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Feminism in “The Scarlet Letter” by Nathaniel Hawthorne

The idea of feminism has grown over time, as in the past, women were meant to be seen and not heard. With the coming of the first, second, and third waves of feminism, women started to fight for their place in society. Therefore, this article seeks to review the evolution of feminism through the book “The Scarlet Letter” by Nathaniel Hawthorne. The paper will expound on the protagonist in the story, the struggles and obstacles, and how they grew and changed due to confronting those obstacles.

The Protagonist and Summary of the book

A protagonist in a story seeks to depict the central theme that the author wanted to address through their work. In the book “The Scarlet Letter,” Hester Prynne is the main character and the wearer of the scarlet letter. The story follows Hester Prynne, who has a child with a man she is not married to and then fights to build a new life filled with independence, guilt, and nobleness. The book was written in 1850 during the first wave of feminism and focused on legal issues and women’s right to vote (Chaudhury et al. p.111). Also, in this period, women played a submissive role in a marriage where they were expected to serve their husbands and take care of their needs. They were also expected to be committed to one partner only; however, this was not a requirement for men. The idea of being a single mother was unheard of, and due to social stigma, most women resorted to killing their infants or giving them away to an able couple. However, through this book, one will see how Hester engages in a promiscuous relationship and later conceives a child. Despite being a single mother, she can fight and provide for her child, Pearl.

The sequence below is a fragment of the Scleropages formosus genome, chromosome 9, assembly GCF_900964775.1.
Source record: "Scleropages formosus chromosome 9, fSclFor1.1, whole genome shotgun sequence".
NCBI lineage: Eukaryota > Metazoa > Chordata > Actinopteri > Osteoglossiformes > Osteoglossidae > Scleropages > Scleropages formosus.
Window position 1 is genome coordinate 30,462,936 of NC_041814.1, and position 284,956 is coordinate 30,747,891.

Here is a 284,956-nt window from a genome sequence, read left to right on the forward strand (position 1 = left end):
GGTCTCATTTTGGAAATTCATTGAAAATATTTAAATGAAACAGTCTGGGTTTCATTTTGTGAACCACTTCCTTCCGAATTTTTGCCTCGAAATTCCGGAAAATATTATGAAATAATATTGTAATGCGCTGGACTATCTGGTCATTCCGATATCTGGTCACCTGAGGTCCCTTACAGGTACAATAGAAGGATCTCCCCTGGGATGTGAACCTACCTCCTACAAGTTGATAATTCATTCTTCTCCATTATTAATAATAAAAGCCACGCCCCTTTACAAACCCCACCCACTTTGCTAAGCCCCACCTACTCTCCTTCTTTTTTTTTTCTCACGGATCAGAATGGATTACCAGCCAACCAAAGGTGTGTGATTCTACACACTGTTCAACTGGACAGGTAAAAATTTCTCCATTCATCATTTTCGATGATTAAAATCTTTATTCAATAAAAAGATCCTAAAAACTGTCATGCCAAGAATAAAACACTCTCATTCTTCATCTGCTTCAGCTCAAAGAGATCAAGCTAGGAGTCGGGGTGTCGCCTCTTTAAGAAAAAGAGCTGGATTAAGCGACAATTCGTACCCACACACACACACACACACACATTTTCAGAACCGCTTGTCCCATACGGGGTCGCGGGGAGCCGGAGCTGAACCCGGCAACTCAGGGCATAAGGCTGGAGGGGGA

The obstacles and struggles Hester Prynne faced

In the novel “The Scarlet Letter,” Hester Prynne is a unique heroine as she defies all societal rules to create an independent being. However, this defiance attracts punishment as she lives in a society where women take on a submissive role. Adultery was Hester Prynne’s sin, where she slept with Arthur Dimmesdale despite being married to Roger Chillingworth (Hawthorne, ch.2). The Puritans regarded adultery very seriously, and was frequently punished with death. Hester faced public humiliation when she was forced to stand on a scaffold as carry the scarlet throughout her life. She is publicly condemned, and people make disparaging comments about her, demoralizing her and her child. The disparaging comments make it hard for her to raise her child in Boston.

One needs to be keen when choosing a life-long partner as they are the ones who help one to succeed in life. In the nineteenth century, women were subjected to slavery where they could not adopt an identity independent of their husbands (Barker, pp.106-126). Hester Prynne married Roger Chillingworth through an arranged marriage. Chillingworth shipped her to Boston with the promise that he would come later; however, he failed in his promise. He often disregarded his wife, but when he did patronize to spend time with her, he wanted her to nurture his soul with affection. Hester was later left lonely, and therefore she ran into the arms of Arthur Dimmesdale and had a child, Pearl, outside marriage. Mister Chillingworth was also a narcissistic partner who made it his mission to identify Pearl’s father. He sought the deliberate destruction of others and was considered a leech in other people’s lives. While Hester was in prison, Chillingworth was willing to provide medical assistance to her so that he could have his revenge on her (Hawthorne, ch.3). Hester suffered the torment at the hands of Chillingworth, therefore, making it hard for her to unite with her lover, Arthur.